As Nicholas Lemann put it, “It is only now, six months after the attacks, that we are truly entering the realm of Presidential choice, and all indications are that Bush is going to use September 11th as the occasion to launch a new, aggressive American foreign policy that would represent a broad change in direction rather than a specific war on terrorism. All his rhetoric, especially in the two addresses he has given to joint sessions of Congress since September 11th, and all the information about his state of mind which his aides have leaked, indicate that he sees this as the nation’s moment of destiny – a perception that the people around him seem to be encouraging, because it enhances Bush’s stature and opens the way to more assertive policymaking.”

One of the senior officials Lehmann met with told him that the main reason September 11 represents such an opportunity is because it drastically reduced the public’s usual resistance to American military involvement overseas. In other words it represents an opportunity to finally overcome the “Vietnam Syndrome.” A “preemptive” war on Hussein represents the prize for the Bush Administration – the opportunity to implement a strategic and epochal shift in foreign policy and to impose their new strategy upon America and the world. This official approvingly mentioned to Lehmann a 1999 study by the Triangle Institute for Security Studies, which claimed that the public would tolerate 30,000 American deaths in an effort to prevent Iraq from acquiring weapons of mass destruction. On the basis of his research Lemann concluded in March of 2002 (when the New Yorker went to press) that the Bush Administration was wholly committed to a war to topple Hussein, and he predicted it would take place sometime in early 2003 and require the deployment of a hundred to three hundred thousand American ground troops .

Lemann made this prediction several weeks before the New York Times revealed on April 28 that the Bush Administration had a blueprint for an air campaign and an invasion of Iraq involving the use of 70,000 to 250,000 troops. Several months later on July 5 the Times reported that the military had prepared a document containing a “highly evolved” plan of attacking Iraq from land, sea and air involving as many as 250,000 troops. According to this grandiose plan, which was based on the highly improbable assumption that eight Arab countries will cooperate with them, “tens of thousands of marines and soldiers [will invade Iraq] from Kuwait. Hundreds of warplanes based in as many as eight countries, possibly including Turkey and Qatar, would unleash a huge air assault against thousands of targets, including airfields, roadways and fiber-optics communications sites. Special operations forces or covert CIA operatives would strike at depots or laboratories storing or manufacturing Iraq’s suspected weapons of mass destruction and the missiles to launch them.”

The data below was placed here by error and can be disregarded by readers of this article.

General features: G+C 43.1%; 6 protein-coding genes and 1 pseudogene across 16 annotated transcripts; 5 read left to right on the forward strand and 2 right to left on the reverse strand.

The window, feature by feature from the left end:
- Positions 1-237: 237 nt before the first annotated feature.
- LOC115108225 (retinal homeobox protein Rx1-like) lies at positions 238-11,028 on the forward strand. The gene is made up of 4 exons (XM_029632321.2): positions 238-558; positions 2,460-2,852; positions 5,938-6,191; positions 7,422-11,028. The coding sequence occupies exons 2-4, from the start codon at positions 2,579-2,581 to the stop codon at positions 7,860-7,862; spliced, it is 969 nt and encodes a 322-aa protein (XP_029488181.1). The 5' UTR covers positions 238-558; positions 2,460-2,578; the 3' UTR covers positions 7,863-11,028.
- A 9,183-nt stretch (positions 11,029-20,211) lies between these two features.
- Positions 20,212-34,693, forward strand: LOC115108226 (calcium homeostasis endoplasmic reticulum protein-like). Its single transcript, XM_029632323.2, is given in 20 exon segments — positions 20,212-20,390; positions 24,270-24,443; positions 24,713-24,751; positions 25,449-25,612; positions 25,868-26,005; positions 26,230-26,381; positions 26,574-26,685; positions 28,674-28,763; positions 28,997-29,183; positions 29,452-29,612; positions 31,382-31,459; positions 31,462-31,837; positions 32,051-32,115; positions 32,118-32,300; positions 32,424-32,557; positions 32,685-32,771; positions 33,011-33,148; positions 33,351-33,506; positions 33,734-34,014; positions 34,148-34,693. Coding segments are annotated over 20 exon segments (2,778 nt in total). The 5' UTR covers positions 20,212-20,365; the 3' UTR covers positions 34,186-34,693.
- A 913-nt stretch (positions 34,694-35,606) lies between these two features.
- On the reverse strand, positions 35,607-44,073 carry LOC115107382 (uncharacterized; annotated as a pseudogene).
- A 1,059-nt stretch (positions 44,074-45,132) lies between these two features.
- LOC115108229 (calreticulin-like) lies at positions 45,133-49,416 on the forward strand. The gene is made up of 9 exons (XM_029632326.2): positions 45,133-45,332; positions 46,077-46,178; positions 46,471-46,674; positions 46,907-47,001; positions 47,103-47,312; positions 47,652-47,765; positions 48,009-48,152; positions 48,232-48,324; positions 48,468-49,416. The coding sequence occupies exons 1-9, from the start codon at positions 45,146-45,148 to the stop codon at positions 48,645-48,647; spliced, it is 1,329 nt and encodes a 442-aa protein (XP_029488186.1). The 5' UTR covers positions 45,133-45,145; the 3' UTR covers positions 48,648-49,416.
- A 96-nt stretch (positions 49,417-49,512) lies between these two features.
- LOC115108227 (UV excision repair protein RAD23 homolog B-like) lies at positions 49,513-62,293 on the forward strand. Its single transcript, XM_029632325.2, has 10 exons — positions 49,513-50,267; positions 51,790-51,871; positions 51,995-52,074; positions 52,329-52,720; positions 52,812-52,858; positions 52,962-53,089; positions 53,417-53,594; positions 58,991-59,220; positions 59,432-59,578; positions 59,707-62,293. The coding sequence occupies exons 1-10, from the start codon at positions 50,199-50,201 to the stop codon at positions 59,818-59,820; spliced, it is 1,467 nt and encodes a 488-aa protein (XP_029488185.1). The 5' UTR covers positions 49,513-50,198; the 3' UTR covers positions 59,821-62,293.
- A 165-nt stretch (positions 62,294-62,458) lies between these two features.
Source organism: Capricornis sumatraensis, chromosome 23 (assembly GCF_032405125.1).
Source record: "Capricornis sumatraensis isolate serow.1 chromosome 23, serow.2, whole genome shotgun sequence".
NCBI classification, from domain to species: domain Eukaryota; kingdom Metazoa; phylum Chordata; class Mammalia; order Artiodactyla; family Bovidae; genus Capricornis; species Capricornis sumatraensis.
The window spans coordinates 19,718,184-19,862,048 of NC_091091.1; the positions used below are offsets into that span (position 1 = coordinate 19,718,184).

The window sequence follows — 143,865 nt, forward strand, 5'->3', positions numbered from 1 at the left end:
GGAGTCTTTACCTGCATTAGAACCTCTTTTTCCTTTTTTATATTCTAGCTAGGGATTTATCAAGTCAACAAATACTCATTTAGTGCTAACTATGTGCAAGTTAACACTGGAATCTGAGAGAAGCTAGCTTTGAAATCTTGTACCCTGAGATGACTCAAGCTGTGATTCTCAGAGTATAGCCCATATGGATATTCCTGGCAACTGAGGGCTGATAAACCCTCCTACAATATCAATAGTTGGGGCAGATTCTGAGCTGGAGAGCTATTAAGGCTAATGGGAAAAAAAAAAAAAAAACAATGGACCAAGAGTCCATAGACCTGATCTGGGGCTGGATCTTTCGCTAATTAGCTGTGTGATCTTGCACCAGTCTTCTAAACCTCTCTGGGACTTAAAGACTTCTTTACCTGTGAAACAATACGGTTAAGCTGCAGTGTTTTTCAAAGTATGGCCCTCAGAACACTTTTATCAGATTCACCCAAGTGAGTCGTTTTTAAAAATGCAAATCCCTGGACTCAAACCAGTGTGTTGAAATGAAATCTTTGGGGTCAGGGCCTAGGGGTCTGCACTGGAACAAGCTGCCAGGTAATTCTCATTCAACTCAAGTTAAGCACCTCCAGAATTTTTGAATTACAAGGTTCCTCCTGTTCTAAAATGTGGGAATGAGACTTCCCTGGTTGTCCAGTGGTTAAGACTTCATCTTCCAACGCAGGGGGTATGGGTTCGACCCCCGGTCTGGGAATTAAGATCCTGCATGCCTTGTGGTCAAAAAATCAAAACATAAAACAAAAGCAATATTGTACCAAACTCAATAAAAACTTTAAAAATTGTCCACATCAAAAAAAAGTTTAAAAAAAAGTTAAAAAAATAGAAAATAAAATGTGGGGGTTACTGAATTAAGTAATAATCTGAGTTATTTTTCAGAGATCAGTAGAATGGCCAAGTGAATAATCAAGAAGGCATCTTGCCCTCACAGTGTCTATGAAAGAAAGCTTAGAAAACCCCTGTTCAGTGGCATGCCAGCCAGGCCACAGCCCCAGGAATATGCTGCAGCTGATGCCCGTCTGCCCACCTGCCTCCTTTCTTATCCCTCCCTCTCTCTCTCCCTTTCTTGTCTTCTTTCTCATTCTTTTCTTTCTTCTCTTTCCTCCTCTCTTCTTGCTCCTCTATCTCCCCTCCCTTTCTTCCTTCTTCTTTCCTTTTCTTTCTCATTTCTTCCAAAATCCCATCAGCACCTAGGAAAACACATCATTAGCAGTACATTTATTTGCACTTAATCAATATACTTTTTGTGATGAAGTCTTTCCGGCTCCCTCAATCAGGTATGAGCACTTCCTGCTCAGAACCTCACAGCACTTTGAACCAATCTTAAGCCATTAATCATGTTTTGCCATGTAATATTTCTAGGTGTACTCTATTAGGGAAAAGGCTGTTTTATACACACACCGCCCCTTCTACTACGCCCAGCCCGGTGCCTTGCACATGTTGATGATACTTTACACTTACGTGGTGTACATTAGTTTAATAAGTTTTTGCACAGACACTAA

In an interview with Richard Haas, Director of Policy Planning for the State Department (a more “moderate” Bush appointee), Haas dismissed doubts about the American public’s readiness to tolerate a war of this scope and expressed faith in the power of propaganda to convince them that this is preemptive war fought for the purpose of protecting them from an attack by Hussein. “I don’t think the American public needs a lot of persuading about the evil that is Saddam Hussein,” he said. “Also, I’d fully expect the President and his chief lieutenants to make the case. Public opinion can be changed. We’d be able to make the case that this isn’t a discretionary action but one done in self-defense.”